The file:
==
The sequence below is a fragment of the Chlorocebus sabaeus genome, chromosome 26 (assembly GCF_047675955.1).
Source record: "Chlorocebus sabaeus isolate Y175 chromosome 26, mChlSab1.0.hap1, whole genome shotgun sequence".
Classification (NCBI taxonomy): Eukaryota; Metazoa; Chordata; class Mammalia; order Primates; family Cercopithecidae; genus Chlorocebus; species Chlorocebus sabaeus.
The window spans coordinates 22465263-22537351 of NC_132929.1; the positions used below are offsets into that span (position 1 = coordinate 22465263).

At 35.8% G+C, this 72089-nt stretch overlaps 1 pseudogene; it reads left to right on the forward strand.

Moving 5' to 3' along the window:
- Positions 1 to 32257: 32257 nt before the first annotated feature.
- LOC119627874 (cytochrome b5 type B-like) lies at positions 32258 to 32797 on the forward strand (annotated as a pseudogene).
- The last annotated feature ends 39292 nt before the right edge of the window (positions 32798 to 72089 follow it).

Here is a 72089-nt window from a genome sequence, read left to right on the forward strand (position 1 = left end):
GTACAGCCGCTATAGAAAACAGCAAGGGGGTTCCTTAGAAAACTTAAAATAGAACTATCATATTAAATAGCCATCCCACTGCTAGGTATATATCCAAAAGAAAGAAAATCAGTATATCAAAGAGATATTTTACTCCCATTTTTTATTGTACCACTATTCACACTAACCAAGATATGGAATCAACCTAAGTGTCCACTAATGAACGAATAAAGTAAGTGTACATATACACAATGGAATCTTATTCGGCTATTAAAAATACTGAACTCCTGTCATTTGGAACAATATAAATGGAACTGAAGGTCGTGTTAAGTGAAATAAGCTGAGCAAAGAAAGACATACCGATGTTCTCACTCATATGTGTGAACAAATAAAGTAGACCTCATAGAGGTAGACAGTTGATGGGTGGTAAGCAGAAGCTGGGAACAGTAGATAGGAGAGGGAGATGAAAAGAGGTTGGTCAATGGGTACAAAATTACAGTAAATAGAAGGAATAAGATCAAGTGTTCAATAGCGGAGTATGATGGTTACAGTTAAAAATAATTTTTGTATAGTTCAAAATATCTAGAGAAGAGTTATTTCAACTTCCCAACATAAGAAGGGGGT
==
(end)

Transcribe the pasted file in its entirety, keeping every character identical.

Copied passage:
The sequence below is a fragment of the Chlorocebus sabaeus genome, chromosome 26 (assembly GCF_047675955.1).
Source record: "Chlorocebus sabaeus isolate Y175 chromosome 26, mChlSab1.0.hap1, whole genome shotgun sequence".
Classification (NCBI taxonomy): Eukaryota; Metazoa; Chordata; class Mammalia; order Primates; family Cercopithecidae; genus Chlorocebus; species Chlorocebus sabaeus.
The window spans coordinates 22465263-22537351 of NC_132929.1; the positions used below are offsets into that span (position 1 = coordinate 22465263).

At 35.8% G+C, this 72089-nt stretch overlaps 1 pseudogene; it reads left to right on the forward strand.

Moving 5' to 3' along the window:
- Positions 1 to 32257: 32257 nt before the first annotated feature.
- LOC119627874 (cytochrome b5 type B-like) lies at positions 32258 to 32797 on the forward strand (annotated as a pseudogene).
- The last annotated feature ends 39292 nt before the right edge of the window (positions 32798 to 72089 follow it).

Here is a 72089-nt window from a genome sequence, read left to right on the forward strand (position 1 = left end):
GTACAGCCGCTATAGAAAACAGCAAGGGGGTTCCTTAGAAAACTTAAAATAGAACTATCATATTAAATAGCCATCCCACTGCTAGGTATATATCCAAAAGAAAGAAAATCAGTATATCAAAGAGATATTTTACTCCCATTTTTTATTGTACCACTATTCACACTAACCAAGATATGGAATCAACCTAAGTGTCCACTAATGAACGAATAAAGTAAGTGTACATATACACAATGGAATCTTATTCGGCTATTAAAAATACTGAACTCCTGTCATTTGGAACAATATAAATGGAACTGAAGGTCGTGTTAAGTGAAATAAGCTGAGCAAAGAAAGACATACCGATGTTCTCACTCATATGTGTGAACAAATAAAGTAGACCTCATAGAGGTAGACAGTTGATGGGTGGTAAGCAGAAGCTGGGAACAGTAGATAGGAGAGGGAGATGAAAAGAGGTTGGTCAATGGGTACAAAATTACAGTAAATAGAAGGAATAAGATCAAGTGTTCAATAGCGGAGTATGATGGTTACAGTTAAAAATAATTTTTGTATAGTTCAAAATATCTAGAGAAGAGTTATTTCAACTTCCCAACATAAGAAGGGGGT